Chinese Dissident Released From Prison

In this July 6, 2007 file photo, Hu Jia, right, and Zeng Jinyan, husband-and-wife activists, pose for a picture at their home in Beijing. Zeng said she visited Hu, who was jailed for sedition more than three years ago, in prison June 20, 2011. Jia was released Sunday, his wife said.

Prominent Chinese dissident Hu Jia has been reunited with his family after serving a three-and-a-half-year prison sentence for inciting subversion. But his wife says she fears an existing health condition may have worsened because of his long jail term.

Zeng Jinyan announced on the Internet social network Twitter that her activist husband was released from prison early Sunday.

The 37-year-old Hu Jia remains under house arrest and is under heavy police guard.

Zeng said the couple were happy to be reunited and she was delighted with his release. But she told reporters she feared for her husband’s health.

Zeng says before Hu went into prison he had early stage cirrhosis of the liver. She told Reuters they do not know how serious the cirrhosis has become because they have not been given medical reports by the prison authorities. She says her husband has been to the hospital for check-ups and is taking anti-viral medication.

Like dissident artist Ai Weiwei, who was released this past week, Hu has been warned by the authorities he faces further punishment unless he keeps silent and does not talk to news media.

Hu was convicted of inciting subversion of state power in 2008.

During the run-up to the 2008 Beijing Olympics he published an open letter to the Chinese government entitled “The Real China and the Olympics.” It called for an end to human rights abuses in the country.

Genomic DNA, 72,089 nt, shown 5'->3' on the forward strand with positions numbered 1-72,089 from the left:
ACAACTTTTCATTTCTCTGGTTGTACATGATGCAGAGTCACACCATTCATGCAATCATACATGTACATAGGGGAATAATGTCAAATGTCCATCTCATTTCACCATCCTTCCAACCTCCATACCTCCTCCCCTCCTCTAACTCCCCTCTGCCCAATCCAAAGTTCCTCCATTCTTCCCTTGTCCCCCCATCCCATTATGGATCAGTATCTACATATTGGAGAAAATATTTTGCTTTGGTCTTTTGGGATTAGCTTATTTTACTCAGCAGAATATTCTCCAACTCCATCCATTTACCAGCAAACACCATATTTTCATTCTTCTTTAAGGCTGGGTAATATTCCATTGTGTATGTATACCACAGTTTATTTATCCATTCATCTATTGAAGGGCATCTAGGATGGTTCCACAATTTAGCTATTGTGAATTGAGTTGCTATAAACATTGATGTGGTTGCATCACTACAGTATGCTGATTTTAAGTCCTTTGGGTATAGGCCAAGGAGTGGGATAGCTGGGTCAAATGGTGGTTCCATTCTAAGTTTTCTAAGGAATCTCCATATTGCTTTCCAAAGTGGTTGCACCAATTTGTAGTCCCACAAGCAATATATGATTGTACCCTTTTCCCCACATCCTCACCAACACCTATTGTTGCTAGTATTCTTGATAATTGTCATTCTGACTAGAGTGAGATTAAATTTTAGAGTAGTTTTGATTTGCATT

Hu was also a vocal campaigner in the fight against AIDS and spoke out for the hundred of thousands of Chinese affected by the disease.

He was also critical of China’s poor environmental policies.

Few believe Hu and Ai Weiwei’s release signal a relaxation of the ruling Communist Party’s biggest crackdown on dissent in two decades.

The Chinese government has been silencing dissidents since February out of concern that uprisings across the Arab world could also inspire similar political protests and revolts at home.

Scores of activist, rights lawyers and dissidents have disappeared, been placed under house arrest and warned to keep silent, often with threats to their family members.

Some analysts called Ai’s release several days ago a calculated attempt to stop public protests and forestall criticism by European governments during Chinese Premier Wen Jiabao’s four-day European tour, which began Saturday in Britain.

Beijing strongly denies it has given in to international condemnation to release any of its citizens it believes are a threat to its rule.

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